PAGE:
Visiting Israel and Ramallah, ICC chief vows to intensify probe against Hamas, IDF

Prosecutor Karim Khan says he witnessed ‘scenes of calculated cruelty’ at locations of Oct. 7 massacre; notes IDF faces tough conditions in Gaza but international law still applies

Prosecutor of the International Criminal Court Karim Khan visits a Gaza border town attacked by Hamas, on December 3, 2023. (Hostages and Missing Persons Families Forum)
Prosecutor of the International Criminal Court Karim Khan visits a Gaza border town attacked by Hamas, on December 3, 2023. (Hostages and Missing Persons Families Forum)

THE HAGUE, Netherlands — The chief prosecutor of the International Criminal Court rounded off a historic first visit to Israel and the West Bank by posting video and written messages on Sunday, saying that a probe by the court into possible crimes by Hamas terrorists as well as the IDF “is a priority for my office.”

In a video message from Ramallah, where he met with top Palestinian leaders, Prosecutor Karim Khan said the investigation that was launched in 2021 is “moving forward at pace, with rigor, with determination and with an insistence that we act not on emotion but on solid evidence.”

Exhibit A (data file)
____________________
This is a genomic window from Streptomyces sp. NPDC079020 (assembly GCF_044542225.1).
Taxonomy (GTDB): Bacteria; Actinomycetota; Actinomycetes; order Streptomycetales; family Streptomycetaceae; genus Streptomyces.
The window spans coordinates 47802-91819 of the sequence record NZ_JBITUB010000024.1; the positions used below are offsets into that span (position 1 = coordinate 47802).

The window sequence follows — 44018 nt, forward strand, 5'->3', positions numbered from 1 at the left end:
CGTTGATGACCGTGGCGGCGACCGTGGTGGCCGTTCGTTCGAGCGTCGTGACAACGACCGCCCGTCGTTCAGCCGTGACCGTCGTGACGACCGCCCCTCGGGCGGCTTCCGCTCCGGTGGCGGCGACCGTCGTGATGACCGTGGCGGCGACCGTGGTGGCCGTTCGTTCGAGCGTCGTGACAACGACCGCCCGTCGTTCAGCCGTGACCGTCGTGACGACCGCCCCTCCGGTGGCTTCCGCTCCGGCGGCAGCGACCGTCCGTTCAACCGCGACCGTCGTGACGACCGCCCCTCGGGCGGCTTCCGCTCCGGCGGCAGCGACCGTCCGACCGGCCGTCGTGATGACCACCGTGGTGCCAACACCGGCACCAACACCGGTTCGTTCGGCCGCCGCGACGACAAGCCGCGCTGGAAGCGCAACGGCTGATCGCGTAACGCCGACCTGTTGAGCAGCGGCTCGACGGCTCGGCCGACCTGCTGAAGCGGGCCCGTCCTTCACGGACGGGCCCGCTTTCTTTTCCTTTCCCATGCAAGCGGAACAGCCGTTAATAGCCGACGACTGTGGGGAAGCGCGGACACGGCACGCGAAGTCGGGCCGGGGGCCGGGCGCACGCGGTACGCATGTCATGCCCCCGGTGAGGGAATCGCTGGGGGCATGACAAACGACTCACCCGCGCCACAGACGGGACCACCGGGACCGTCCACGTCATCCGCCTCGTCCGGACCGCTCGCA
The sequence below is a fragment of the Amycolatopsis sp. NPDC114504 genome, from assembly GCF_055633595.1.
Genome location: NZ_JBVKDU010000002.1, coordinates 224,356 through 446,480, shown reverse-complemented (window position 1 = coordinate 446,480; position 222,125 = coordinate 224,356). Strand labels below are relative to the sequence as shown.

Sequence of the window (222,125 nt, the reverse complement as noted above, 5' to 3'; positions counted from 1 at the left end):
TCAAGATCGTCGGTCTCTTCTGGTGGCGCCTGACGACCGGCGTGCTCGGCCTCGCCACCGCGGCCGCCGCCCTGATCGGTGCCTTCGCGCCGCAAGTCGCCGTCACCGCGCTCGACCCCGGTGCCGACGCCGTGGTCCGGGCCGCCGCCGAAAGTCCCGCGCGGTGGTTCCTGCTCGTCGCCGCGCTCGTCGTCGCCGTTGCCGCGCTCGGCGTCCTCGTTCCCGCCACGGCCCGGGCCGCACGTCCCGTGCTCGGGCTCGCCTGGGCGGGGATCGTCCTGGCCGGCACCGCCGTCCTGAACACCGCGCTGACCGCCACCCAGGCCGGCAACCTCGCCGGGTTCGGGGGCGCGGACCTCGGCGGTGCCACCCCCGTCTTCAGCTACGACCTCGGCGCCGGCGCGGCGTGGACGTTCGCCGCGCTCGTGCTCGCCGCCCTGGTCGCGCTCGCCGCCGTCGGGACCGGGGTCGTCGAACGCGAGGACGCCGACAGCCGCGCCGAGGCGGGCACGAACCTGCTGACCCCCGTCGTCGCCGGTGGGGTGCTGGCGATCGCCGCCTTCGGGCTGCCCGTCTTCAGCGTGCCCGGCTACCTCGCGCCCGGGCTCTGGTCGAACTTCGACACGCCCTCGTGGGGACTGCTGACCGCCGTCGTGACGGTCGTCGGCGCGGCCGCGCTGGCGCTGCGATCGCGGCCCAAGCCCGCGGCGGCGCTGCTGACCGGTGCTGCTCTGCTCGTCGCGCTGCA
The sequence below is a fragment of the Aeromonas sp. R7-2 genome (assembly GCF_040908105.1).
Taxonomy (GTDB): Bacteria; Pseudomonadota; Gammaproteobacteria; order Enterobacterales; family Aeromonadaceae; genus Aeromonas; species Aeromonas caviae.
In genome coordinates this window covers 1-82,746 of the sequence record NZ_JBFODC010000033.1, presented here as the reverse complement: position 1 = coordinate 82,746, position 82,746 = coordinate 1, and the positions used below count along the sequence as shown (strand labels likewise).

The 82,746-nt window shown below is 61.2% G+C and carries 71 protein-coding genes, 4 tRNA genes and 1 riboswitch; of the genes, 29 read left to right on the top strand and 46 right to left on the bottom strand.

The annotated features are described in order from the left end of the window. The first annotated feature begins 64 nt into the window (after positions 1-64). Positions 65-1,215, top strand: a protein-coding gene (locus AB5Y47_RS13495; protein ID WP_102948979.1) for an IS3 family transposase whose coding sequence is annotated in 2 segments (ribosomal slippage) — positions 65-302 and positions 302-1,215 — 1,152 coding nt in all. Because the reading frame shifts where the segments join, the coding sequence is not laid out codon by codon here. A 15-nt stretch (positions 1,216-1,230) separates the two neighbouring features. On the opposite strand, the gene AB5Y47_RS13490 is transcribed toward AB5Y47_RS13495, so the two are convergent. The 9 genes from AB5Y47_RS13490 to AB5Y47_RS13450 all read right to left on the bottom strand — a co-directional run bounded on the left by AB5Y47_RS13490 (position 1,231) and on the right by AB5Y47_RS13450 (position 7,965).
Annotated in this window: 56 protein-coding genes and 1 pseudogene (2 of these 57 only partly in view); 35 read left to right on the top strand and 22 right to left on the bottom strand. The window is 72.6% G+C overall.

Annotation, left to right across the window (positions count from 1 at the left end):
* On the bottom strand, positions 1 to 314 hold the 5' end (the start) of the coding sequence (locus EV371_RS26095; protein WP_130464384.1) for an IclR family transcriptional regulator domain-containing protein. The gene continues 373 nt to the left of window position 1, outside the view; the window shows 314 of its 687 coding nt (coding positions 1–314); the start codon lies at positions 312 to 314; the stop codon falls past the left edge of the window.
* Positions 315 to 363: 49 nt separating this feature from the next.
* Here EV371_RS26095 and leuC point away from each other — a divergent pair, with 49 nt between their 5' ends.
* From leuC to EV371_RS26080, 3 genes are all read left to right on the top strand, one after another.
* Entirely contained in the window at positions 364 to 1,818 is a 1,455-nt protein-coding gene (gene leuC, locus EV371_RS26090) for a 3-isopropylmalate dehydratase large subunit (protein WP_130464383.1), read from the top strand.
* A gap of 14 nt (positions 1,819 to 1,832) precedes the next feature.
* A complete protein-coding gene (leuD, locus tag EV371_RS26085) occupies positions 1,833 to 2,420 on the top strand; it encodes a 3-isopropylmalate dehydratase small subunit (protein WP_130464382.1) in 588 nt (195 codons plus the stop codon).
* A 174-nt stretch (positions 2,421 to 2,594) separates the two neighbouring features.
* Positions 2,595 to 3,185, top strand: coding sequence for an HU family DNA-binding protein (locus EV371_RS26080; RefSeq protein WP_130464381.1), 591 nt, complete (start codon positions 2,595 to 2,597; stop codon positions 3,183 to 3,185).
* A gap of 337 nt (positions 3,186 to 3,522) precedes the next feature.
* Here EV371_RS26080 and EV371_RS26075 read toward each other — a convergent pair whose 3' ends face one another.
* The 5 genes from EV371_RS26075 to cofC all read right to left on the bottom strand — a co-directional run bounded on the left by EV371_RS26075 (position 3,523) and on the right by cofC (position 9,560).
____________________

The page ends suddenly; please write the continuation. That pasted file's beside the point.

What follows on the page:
War erupted after Hamas’s October 7 massacre, which saw some 3,000 terrorists burst across the border into Israel from the Gaza Strip by land, air and sea, kill some 1,200 people and seize roughly 240 hostages of all ages under the cover of a deluge of thousands of rockets fired at Israeli towns and cities.

As terror gunmen seized border communities, the vast majority of those killed in Israel were civilians — including babies, children and the elderly. Entire families were executed in their homes, and over 360 were slaughtered at an outdoor festival, many amid horrific acts of brutality by the terrorists.

Israel responded with an intense land and air campaign aimed at destroying Hamas and securing the release of the hostages. Over a seven-day truce in Gaza that ended Friday, more than 100 hostages, mostly Israeli, were released by Hamas in a Qatar-brokered deal that saw Israel free three times as many Palestinian prisoners.

Hamas-run health authorities in Gaza said Saturday that the overall death toll in the strip since the start of the war had surpassed 15,200. The Hamas ministry does not differentiate between civilian and combatant deaths and includes in its figure Palestinians killed by errant rockets launched by Gaza terror groups, but it claimed 70% of the dead were women and children, and said more than 40,000 people had been wounded since the war began.